Ghostwire Tokyo is an original IP developed by Tango Gameworks, creators of The Evil Within, and published by Bethesda, the same studio that brought incredibly popular games series like The Elder Scrolls and Fallout to the world. Those are certainly some big names to live up to and thankfully Ghostwire Tokyo manages to shrug off the weight of its predecessors without issue. What could have easily become yet another bloated open-world full overloaded with meaningless side-quests and collectibles, actually manages to have a unique style and worthwhile exploration, all without feeling overwhelming.
While it might certainly seem like a horror game at first glance, with the spooky spirits and creepy enemy designs, it doesn’t really play like one. While the enemies and the story do give the game an overall creepy tone, it is more of an action RPG than anything else. There are certainly a few jump-scares, from tough enemies catching you off guard to freaky illusions taking over the screen as you walk down a hallway. But compared to other horror games like Outlast or even some of the Resident Evil games, Ghostwire Tokyo doesn’t really compare.
Bethesda and Tango Gameworks have come together to create an excellent example of a modern single-player open-world action RPG. Ghostwire Tokyo is dripping with style and substance, but if anything else starts dripping that could be because your house is haunted now. There’s a lot to talk about with this game, so let’s jump right in.
Wandering the Dark Streets
Something that can easily make or break a video game that focuses on exploring an open world or at least immersing the player in a specific environment, is how that world looks. Ghostwire Tokyo knocks this section out of the park. Wandering the dark streets of Tokyo with no other people around not only gives the game its overall creepy tone but also has a hauntingly beautiful aesthetic. Multi-color lights splash across the city, selling random products to no one, and the eerie ambiance of raindrops and music left on in a restaurant or club makes exploring this game so much more immersive.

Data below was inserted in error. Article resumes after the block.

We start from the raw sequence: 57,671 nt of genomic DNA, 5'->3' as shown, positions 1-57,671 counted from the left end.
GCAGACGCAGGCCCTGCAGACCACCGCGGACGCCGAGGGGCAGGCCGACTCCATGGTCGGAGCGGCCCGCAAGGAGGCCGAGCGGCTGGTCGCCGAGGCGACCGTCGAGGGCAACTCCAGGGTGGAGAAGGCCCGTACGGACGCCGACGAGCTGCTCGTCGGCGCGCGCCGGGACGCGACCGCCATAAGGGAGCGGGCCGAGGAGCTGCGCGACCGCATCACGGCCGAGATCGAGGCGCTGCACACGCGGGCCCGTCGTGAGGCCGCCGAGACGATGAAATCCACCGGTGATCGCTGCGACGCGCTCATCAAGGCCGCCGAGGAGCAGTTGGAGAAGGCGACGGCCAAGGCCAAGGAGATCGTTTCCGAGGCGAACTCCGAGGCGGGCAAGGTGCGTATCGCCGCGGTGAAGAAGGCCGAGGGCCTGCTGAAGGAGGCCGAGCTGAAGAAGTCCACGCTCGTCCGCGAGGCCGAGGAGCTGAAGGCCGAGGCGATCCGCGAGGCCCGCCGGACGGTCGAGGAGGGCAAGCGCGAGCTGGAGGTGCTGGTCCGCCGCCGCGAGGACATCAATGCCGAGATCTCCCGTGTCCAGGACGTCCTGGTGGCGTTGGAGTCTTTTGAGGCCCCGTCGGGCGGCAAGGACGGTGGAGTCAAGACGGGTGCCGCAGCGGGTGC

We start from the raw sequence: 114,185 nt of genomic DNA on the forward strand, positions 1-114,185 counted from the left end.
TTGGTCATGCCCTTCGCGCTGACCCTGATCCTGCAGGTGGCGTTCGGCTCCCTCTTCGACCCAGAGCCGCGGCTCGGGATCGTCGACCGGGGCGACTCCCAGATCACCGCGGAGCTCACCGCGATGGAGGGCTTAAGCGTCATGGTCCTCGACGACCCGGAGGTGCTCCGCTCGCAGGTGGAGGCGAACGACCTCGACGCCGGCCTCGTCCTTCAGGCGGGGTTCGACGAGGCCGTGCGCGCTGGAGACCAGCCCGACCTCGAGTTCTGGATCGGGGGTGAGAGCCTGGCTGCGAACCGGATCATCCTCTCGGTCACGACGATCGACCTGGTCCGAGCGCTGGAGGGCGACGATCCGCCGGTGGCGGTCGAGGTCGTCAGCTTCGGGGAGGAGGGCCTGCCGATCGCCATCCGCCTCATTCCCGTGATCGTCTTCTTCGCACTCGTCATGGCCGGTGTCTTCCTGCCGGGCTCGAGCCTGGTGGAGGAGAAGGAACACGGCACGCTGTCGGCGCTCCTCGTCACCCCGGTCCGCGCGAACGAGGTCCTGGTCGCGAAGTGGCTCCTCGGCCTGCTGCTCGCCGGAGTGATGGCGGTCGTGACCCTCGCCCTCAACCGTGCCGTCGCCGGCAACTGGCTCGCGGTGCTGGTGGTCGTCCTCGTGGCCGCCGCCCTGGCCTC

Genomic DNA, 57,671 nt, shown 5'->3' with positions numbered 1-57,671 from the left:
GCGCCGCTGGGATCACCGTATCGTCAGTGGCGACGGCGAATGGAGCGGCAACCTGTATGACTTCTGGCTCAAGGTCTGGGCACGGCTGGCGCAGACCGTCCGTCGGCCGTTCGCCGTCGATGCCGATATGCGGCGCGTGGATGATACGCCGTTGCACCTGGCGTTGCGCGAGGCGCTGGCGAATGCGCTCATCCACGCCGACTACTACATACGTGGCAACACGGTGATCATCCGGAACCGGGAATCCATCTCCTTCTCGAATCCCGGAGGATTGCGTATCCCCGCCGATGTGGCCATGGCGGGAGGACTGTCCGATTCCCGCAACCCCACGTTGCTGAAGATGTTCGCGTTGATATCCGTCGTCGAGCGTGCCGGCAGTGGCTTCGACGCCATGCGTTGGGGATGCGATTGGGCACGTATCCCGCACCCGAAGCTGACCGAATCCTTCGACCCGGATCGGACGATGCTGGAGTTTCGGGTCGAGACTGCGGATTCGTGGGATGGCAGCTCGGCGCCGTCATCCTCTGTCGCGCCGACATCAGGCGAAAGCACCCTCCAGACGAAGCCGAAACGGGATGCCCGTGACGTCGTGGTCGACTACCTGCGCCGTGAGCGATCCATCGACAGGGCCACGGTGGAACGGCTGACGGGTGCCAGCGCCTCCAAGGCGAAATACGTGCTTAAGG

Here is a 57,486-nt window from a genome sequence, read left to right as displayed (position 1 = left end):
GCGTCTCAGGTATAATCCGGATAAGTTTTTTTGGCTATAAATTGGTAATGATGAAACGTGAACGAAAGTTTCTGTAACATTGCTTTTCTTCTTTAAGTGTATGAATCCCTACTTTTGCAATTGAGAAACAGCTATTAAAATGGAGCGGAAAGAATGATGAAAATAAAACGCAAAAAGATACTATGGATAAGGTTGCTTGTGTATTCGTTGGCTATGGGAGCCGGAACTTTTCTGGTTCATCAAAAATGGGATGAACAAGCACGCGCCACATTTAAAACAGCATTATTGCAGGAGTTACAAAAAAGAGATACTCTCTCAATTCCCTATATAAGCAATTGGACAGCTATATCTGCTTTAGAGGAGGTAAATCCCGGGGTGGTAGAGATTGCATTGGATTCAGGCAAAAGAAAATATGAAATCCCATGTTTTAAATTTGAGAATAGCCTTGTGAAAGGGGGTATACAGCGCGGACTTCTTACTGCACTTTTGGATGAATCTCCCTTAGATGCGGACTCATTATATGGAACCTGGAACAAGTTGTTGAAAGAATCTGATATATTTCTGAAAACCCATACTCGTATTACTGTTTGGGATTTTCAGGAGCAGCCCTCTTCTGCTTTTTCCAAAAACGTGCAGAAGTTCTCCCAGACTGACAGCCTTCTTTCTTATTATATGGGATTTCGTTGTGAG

- An open world worth exploring;
- Satisfying action and combat;
- Rich details inspired by real-world mythology.
- Focus on the story might not fit everyone’s style;
- Not quite a full-on horror game.
The only things that feel out of place are the things that should, like the wandering spirits known as Visitors that resemble actual humans in nearly every way. Young schoolgirls stand in a circle and dance or chat, then as you take a closer look you realize they are headless. Then there are the well-dressed, umbrella-toting gentlemen that can be discovered pushing buttons at an ATM or looking in the windows of a shop as if they are trying to understand what it is about these things that humans are interested in. This closeness to reality combined with such a stark detachment from it gives this game an impressively subtle creepiness.